I can't think of a better birthday present to our nation than the beautiful piece of silverware that awaits a winner on Sunday.
It's not a competition that normally garners a lot of attention. While the landscape is shifting, Americans still rarely pay attention to soccer, and that goes double for women's soccer.
Admittedly, I've got a foot in that boat. The women's game is not something I regularly look out for.
But every four years, when this consistently fantastic group of American women comes together for the FIFA Women's World Cup, they electrify the earth. On Sunday, the U.S. Women's National Team gets another crack at the trophy against the team that defeated them four years ago, Japan.
Some obvious historical implications also make this match-up one for the ages.
And if you think about it, the story of how this group of women, and the previous teams before it, reached this point is very American.
In the early 20th century, when the flow of immigrants through the northeastern cities was still at a high level, soccer was a fairly common thing to find. It didn't register much in the west or midwest, but America was much more concentrated in the northeast back then.
As the years progressed and the wars came and went, the sport was pushed to the fringes and sports considered truly American, like baseball and football, became the norm. There was a national pride with these games, and soccer was considered something foreign.
This feeling increased as the Cold War dragged on, and the "communist sport" was pushed even more out of sight. Save for Pele and the New York Cosmos noise in the 1970s, the pulse of soccer was barely more than a flatline.
Then came the ladies.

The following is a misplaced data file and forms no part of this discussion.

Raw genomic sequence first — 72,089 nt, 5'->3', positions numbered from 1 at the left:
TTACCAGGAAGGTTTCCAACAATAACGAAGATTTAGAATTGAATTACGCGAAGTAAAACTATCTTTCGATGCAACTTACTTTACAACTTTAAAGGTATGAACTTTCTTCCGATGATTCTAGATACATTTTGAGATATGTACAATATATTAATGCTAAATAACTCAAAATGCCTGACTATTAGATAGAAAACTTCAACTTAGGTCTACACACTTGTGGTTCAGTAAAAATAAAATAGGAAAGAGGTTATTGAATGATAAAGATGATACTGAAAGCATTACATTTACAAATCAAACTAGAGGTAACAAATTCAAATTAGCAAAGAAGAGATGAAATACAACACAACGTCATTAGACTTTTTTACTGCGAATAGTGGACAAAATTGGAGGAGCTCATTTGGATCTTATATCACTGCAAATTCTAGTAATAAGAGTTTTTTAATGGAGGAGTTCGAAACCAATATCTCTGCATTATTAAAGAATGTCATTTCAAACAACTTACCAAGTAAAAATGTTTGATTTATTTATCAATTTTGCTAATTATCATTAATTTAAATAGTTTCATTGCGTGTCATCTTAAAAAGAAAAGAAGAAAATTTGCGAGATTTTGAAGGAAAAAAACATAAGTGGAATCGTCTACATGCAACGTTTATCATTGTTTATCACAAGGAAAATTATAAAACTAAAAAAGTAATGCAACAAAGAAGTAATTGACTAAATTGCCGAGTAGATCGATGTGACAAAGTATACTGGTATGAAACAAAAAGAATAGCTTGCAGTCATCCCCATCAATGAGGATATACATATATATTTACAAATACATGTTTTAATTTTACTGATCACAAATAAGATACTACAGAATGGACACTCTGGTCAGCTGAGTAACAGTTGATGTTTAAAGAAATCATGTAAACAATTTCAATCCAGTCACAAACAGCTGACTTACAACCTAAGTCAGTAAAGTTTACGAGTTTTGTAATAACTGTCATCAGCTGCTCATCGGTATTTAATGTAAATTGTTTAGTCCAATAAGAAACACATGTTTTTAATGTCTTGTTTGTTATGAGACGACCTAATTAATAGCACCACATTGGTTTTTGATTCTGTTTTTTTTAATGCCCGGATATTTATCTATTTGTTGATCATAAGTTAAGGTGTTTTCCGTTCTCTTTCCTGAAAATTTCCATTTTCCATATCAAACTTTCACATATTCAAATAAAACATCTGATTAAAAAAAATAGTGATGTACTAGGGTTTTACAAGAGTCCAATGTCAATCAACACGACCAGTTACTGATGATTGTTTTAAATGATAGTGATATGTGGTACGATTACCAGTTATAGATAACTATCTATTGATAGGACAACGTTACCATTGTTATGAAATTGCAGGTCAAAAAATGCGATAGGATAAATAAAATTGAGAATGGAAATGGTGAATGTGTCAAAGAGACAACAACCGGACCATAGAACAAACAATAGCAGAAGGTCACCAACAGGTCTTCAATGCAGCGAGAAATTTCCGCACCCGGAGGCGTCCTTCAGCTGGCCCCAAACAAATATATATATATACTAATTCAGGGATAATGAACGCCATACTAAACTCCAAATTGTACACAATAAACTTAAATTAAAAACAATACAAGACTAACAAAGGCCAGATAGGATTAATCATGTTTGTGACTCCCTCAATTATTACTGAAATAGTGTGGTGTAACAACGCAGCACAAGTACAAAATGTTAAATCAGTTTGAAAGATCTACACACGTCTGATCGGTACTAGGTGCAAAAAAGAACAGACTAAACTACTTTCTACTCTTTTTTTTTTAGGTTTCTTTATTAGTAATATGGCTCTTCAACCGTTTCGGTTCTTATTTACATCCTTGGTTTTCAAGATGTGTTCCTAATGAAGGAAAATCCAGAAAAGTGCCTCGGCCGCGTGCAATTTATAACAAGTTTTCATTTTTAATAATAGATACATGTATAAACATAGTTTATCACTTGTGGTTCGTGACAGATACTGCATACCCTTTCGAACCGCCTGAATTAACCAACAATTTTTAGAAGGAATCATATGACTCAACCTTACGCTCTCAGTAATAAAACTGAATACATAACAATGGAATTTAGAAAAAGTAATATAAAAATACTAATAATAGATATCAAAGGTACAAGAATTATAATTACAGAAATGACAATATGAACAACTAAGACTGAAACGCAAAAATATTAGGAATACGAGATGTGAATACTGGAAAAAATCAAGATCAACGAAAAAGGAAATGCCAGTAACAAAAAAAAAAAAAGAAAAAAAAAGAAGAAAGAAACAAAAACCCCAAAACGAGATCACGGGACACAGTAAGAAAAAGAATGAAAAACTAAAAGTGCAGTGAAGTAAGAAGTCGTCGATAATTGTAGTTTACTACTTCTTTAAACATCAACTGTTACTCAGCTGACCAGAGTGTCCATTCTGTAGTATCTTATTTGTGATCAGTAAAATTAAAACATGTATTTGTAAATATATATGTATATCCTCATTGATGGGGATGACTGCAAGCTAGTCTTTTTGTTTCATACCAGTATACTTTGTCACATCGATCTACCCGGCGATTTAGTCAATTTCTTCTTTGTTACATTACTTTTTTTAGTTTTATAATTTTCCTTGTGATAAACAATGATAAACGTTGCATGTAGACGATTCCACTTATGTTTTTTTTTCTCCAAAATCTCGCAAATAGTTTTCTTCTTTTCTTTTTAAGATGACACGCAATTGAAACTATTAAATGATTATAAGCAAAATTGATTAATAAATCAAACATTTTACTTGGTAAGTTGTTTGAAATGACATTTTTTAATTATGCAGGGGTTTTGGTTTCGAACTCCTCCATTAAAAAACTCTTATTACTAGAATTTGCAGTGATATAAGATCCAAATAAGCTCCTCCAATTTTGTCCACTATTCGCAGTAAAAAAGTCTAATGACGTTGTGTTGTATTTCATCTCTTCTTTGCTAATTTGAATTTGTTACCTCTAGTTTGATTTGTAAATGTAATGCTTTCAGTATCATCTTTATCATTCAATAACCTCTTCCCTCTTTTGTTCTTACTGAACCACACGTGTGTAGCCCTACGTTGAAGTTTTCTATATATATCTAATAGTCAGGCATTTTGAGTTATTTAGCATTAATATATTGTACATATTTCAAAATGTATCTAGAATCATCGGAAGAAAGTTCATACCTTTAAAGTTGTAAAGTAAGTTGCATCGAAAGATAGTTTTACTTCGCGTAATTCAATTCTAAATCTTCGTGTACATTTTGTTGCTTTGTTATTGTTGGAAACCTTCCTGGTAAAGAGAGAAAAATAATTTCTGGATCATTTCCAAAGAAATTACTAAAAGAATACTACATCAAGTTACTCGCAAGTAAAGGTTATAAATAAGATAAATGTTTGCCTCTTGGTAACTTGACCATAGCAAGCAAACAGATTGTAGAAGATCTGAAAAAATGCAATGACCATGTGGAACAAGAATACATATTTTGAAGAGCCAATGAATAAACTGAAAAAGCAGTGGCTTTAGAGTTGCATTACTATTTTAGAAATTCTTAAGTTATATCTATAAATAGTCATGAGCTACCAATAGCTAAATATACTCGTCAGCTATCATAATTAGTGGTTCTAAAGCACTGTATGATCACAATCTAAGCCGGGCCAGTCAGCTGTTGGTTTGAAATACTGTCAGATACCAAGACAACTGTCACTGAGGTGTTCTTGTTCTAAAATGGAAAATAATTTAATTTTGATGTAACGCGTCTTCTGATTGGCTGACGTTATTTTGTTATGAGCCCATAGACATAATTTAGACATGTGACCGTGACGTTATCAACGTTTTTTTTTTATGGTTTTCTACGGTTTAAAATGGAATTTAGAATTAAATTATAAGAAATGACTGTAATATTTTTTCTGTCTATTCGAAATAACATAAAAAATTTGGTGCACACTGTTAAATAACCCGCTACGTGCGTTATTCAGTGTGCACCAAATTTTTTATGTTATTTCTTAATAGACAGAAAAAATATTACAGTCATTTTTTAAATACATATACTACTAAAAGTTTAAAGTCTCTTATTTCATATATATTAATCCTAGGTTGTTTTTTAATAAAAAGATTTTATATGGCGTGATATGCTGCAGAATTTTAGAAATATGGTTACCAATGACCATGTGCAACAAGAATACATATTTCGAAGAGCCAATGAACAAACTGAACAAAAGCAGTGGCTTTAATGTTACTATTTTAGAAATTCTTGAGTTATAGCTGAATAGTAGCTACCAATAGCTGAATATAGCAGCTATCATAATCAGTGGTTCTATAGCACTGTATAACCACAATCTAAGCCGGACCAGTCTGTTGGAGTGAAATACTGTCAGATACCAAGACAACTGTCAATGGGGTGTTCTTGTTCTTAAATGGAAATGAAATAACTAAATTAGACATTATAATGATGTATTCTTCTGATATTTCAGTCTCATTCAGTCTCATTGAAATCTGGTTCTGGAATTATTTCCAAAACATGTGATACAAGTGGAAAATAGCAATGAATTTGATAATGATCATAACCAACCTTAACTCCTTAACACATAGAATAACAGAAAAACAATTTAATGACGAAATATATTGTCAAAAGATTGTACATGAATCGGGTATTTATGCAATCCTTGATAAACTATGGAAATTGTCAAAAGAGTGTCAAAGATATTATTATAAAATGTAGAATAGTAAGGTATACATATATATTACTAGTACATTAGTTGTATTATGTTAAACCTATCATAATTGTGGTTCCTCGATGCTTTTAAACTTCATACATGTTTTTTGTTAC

Partially as a result of the sport's exclusion from mainstream, young women who wanted that athlete lifestyle found easy access to soccer. After all, women's sports only began to enter the national periphery (outside of the Olympics) in the late 80s and 90s.
So if you were a female college athlete and wanted to play sports at your school, soccer was basically it. True, there was basketball; but with those squads so much smaller, soccer became sort of a catch-all.
As a result, players like Mia Hamm, Brandi Chastain (the one in the sports bra), and Julie Foudy (currently working for ESPN) were brought up in the game and gave the U.S. it's first glorious moment in the soccer spotlight by beating China on penalty kicks to win the 1999 World Cup.
It's a sports version of the American dream. Women, seeking to change the sporting landscape and gain their own version of "suffrage," put their heads down and worked hard enough to achieve the unthinkable.
The team we have now is a result of that effort. If you want a measurement for how much respect they've earned: at this current World Cup hosted by Canada, every single U.S. match has been sold-out.
I for one am proud to call these ladies fellow citizens. So, I would encourage every single one of you to gather around the television on Sunday night at around 6 p.m. and extend your Independence Day celebrations by watching this team represent the whole U.S. on its biggest stage possible.